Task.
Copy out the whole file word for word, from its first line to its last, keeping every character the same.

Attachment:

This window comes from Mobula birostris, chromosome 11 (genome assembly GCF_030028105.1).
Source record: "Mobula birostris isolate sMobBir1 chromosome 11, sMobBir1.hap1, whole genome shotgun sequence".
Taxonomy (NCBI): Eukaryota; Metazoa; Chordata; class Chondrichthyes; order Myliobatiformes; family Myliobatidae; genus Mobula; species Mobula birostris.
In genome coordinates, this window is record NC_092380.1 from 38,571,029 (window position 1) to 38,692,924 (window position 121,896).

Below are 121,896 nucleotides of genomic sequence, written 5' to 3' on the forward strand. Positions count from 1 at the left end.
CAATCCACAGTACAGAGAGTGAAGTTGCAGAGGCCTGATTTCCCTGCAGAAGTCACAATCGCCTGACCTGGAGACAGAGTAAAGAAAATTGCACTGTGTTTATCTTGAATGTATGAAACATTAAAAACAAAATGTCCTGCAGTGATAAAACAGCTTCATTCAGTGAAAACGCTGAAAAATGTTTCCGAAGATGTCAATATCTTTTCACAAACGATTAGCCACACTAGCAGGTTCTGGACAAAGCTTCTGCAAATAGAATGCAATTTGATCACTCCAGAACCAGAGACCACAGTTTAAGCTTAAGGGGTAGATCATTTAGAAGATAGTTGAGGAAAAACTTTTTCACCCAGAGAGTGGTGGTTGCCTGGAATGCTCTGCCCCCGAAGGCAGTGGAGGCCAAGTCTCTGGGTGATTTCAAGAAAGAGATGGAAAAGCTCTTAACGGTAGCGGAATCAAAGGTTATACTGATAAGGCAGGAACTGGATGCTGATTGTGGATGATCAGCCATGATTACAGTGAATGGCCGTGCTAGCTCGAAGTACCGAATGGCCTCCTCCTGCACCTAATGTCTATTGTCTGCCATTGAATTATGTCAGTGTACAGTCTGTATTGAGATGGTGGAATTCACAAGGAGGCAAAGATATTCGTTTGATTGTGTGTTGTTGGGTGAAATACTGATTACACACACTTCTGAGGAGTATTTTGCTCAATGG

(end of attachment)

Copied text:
This window comes from Mobula birostris, chromosome 11 (genome assembly GCF_030028105.1).
Source record: "Mobula birostris isolate sMobBir1 chromosome 11, sMobBir1.hap1, whole genome shotgun sequence".
Taxonomy (NCBI): Eukaryota; Metazoa; Chordata; class Chondrichthyes; order Myliobatiformes; family Myliobatidae; genus Mobula; species Mobula birostris.
In genome coordinates, this window is record NC_092380.1 from 38,571,029 (window position 1) to 38,692,924 (window position 121,896).

Below are 121,896 nucleotides of genomic sequence, written 5' to 3' on the forward strand. Positions count from 1 at the left end.
CAATCCACAGTACAGAGAGTGAAGTTGCAGAGGCCTGATTTCCCTGCAGAAGTCACAATCGCCTGACCTGGAGACAGAGTAAAGAAAATTGCACTGTGTTTATCTTGAATGTATGAAACATTAAAAACAAAATGTCCTGCAGTGATAAAACAGCTTCATTCAGTGAAAACGCTGAAAAATGTTTCCGAAGATGTCAATATCTTTTCACAAACGATTAGCCACACTAGCAGGTTCTGGACAAAGCTTCTGCAAATAGAATGCAATTTGATCACTCCAGAACCAGAGACCACAGTTTAAGCTTAAGGGGTAGATCATTTAGAAGATAGTTGAGGAAAAACTTTTTCACCCAGAGAGTGGTGGTTGCCTGGAATGCTCTGCCCCCGAAGGCAGTGGAGGCCAAGTCTCTGGGTGATTTCAAGAAAGAGATGGAAAAGCTCTTAACGGTAGCGGAATCAAAGGTTATACTGATAAGGCAGGAACTGGATGCTGATTGTGGATGATCAGCCATGATTACAGTGAATGGCCGTGCTAGCTCGAAGTACCGAATGGCCTCCTCCTGCACCTAATGTCTATTGTCTGCCATTGAATTATGTCAGTGTACAGTCTGTATTGAGATGGTGGAATTCACAAGGAGGCAAAGATATTCGTTTGATTGTGTGTTGTTGGGTGAAATACTGATTACACACACTTCTGAGGAGTATTTTGCTCAATGG